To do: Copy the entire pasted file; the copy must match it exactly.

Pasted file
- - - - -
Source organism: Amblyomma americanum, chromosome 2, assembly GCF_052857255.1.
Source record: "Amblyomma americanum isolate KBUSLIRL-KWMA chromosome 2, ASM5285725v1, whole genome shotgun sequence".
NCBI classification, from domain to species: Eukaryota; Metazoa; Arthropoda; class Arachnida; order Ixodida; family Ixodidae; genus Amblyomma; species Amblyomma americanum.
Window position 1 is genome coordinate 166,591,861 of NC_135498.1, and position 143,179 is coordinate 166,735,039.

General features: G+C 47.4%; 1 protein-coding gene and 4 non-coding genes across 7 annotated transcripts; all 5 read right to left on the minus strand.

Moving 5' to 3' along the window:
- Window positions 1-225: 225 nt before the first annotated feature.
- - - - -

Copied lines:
Source organism: Amblyomma americanum, chromosome 2, assembly GCF_052857255.1.
Source record: "Amblyomma americanum isolate KBUSLIRL-KWMA chromosome 2, ASM5285725v1, whole genome shotgun sequence".
NCBI classification, from domain to species: Eukaryota; Metazoa; Arthropoda; class Arachnida; order Ixodida; family Ixodidae; genus Amblyomma; species Amblyomma americanum.
Window position 1 is genome coordinate 166,591,861 of NC_135498.1, and position 143,179 is coordinate 166,735,039.

General features: G+C 47.4%; 1 protein-coding gene and 4 non-coding genes across 7 annotated transcripts; all 5 read right to left on the minus strand.

Moving 5' to 3' along the window:
- Window positions 1-225: 225 nt before the first annotated feature.